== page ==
April 8, 2021 9:30:03 pm
Written by Tikender Singh Panwar and Anjali Ojha
The Chandi Chowk redevelopment project will be inaugurated by the chief minister of Delhi on April 17. However, if the Delhi government respects the heritage and culture of the city and region, the event must be shelved. Not just the event, even the work done must be revisited.
The 17th-century Chandni Chowk, designed by Mughal emperor Shah Jahan and his daughter Jahanara, has seen many changes. The initial project for redevelopment was conceived by former CM Sheila Dikshit in 2008 and a special purpose vehicle was formed to carry out the tasks. It was later, during the Kejriwal government, that Rs 65 crore was earmarked for the project. So far, so good. But the outcome of the project has not been heritage development.
Heritage redevelopment should match the basic ethos of the city/town/region, its spirit and culture. For Chandi Chowk — and Delhi for that matter — the basic ethos is pedestrianisation and the culture of food, markets and living in the old havelis there. Any redevelopment must consider these aspects.
It is instructive to look at Quito, the capital of Ecuador, where one of the authors was a delegate for the UN-Habitat III world conference in October 2016. Quito, like Delhi, has both old and new cities. The old, which is a Unesco world heritage site, is far more remarkable. All the old buildings have been conserved and turned into residential places where tourists love to stay. The city is buzzing with activity all night — dances, food and various other tourist attractions. But not a stone of the old city was changed. Some buildings are as old as 500 years. The only additions made are to modernise toilets and sanitation.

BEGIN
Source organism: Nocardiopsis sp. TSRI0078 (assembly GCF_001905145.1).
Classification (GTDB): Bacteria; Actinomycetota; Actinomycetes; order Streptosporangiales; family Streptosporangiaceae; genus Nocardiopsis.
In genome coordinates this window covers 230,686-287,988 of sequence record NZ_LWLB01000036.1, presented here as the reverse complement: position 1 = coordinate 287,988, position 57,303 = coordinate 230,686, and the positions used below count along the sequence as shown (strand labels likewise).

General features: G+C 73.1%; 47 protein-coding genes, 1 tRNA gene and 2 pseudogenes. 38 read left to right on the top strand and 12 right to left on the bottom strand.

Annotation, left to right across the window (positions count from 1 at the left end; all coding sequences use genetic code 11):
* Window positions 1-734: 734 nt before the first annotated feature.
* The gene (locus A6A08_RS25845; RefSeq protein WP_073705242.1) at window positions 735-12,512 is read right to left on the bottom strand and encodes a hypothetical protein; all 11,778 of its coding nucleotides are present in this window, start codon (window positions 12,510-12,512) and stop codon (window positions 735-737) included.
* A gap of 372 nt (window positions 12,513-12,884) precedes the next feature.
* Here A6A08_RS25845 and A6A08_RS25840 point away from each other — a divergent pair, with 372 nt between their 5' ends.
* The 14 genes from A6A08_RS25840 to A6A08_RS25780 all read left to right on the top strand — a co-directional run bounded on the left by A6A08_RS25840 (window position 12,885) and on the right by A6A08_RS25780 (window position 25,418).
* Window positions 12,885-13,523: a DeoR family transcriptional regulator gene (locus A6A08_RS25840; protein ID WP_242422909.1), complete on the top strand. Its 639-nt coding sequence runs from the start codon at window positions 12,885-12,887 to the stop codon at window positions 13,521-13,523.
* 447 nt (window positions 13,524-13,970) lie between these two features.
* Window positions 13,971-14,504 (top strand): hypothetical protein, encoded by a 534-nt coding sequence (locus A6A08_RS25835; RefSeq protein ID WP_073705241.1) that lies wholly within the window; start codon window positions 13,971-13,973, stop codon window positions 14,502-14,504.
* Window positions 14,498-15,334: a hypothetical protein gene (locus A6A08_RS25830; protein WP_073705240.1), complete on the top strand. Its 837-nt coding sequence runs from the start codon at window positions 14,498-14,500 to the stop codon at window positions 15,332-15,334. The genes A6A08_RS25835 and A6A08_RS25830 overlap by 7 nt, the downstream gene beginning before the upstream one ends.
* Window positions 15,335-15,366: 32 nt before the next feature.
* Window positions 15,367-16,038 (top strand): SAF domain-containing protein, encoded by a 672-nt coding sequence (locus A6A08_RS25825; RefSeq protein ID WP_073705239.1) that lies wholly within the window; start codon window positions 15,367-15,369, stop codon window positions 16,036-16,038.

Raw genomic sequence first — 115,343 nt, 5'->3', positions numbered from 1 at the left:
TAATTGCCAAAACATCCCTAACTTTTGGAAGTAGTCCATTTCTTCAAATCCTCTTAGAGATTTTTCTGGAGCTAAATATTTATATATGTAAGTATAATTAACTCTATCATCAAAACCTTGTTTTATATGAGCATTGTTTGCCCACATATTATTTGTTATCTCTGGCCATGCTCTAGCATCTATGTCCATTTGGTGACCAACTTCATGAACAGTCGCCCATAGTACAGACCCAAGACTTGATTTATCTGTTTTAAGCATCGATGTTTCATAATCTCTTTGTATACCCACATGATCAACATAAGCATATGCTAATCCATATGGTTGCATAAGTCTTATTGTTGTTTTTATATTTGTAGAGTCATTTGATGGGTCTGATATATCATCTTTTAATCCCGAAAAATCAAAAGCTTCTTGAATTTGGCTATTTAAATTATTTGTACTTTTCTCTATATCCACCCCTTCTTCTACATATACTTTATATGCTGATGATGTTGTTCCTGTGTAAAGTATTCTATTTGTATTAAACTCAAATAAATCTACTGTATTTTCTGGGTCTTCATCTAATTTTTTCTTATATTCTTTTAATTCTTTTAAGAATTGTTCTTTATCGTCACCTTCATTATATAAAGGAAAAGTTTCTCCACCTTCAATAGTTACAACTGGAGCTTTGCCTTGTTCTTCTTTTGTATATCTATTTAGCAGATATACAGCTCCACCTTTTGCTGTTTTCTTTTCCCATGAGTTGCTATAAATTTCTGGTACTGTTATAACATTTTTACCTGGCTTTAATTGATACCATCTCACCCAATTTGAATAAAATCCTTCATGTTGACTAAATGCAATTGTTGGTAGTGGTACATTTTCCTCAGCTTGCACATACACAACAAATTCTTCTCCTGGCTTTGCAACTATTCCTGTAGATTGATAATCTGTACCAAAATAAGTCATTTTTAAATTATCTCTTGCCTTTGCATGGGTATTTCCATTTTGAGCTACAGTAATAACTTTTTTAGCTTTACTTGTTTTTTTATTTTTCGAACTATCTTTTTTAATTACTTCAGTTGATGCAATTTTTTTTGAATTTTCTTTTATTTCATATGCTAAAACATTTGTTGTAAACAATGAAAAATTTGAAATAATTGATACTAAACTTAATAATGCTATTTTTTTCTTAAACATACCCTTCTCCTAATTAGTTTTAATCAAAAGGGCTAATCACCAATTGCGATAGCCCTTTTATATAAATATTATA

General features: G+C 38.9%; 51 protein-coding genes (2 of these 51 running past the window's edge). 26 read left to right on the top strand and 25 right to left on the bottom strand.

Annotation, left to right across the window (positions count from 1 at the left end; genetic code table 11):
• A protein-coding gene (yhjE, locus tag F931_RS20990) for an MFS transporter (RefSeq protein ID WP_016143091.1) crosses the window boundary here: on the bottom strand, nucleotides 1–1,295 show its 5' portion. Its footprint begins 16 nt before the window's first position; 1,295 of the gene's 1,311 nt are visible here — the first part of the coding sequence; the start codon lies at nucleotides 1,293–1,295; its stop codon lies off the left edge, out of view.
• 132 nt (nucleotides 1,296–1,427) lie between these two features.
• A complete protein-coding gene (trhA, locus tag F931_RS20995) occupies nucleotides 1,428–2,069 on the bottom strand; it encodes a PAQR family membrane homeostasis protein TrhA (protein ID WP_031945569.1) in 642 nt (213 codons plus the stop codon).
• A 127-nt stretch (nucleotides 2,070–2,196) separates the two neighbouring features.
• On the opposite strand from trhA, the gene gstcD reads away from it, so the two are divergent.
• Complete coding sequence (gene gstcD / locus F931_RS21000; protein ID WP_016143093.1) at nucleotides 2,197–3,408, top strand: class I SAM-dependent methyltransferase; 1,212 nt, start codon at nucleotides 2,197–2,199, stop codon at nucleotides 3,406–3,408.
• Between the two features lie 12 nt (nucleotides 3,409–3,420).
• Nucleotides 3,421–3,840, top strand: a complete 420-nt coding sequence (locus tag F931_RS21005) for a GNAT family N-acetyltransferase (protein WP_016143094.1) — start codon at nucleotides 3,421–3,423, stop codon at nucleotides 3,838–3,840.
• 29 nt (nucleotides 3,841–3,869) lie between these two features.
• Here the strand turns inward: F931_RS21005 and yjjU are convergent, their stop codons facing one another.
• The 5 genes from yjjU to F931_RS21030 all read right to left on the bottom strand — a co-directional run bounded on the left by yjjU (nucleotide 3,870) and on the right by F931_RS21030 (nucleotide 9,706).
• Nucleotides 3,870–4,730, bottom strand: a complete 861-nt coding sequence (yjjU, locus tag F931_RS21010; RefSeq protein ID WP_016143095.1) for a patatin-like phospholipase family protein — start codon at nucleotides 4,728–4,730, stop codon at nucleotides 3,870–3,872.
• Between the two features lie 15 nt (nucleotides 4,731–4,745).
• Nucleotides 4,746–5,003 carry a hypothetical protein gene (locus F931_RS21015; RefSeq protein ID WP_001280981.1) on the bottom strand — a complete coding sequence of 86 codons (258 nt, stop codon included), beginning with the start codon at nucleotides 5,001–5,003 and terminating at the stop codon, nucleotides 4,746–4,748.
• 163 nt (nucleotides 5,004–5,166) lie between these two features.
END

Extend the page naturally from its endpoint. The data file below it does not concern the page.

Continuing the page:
In the Chandni Chowk redevelopment, instead of preserving the old structures, a demolition drive was carried out. Metal and glass showrooms were designed and constructed along the main road. At Chandni Chowk, when one takes a turn into the newly-constructed boulevard crossing the mighty Red Fort, the first look at the red stone-paved road ought to provide a feeling of continuity. It does not. Instead, it looks like a badly executed patchwork.
On this busy market street, the shops lining the new boulevard have not seen any upgradation. The road is still clogged. Even though some street-side vendors are there, no space has been created for them.
Small bollards placed right in the centre of the road along with benches with no shade, create an obstruction for walkers rather than being of any help. Besides their functionality, the aesthetic value of the bollards is also questionable. The lack of thought towards waste disposal is visible — garbage is piling up at various spots.
The roads are being widened at the expense of public spaces. One positive is that all the overhead cables have gone underground. But what about the canal running right through the Chandni Chowk in the 17th century? The redevelopment should have actually brought the canal back.
The green cover has been removed. During summers, one will have a heat island effect. Since Chandni Chowk is a large wholesale market where hundreds of trucks enter and leave during the night, the red sandstone used in the redevelopment is unlikely to last even for a year, given the load-bearing capacity of these stones. They have already started breaking.
What the redevelopment project should have done is to have an extensive dialogue with not only important stakeholders but also the people at large. Taking into consideration international experience, this project could have caught the imagination of the finest planners and designers in the country and the world. The project should have incorporated ideas for redeveloping the old architecture for the hospitality industry, handicrafts, tourism, musical evenings, etc.
In the interest of the people and Delhi, the chief minister must revisit the project and undertake a broader dialogue on heritage conservation.
Panwar is a former deputy mayor of Shimla and Ojha is a journalist based in Delhi
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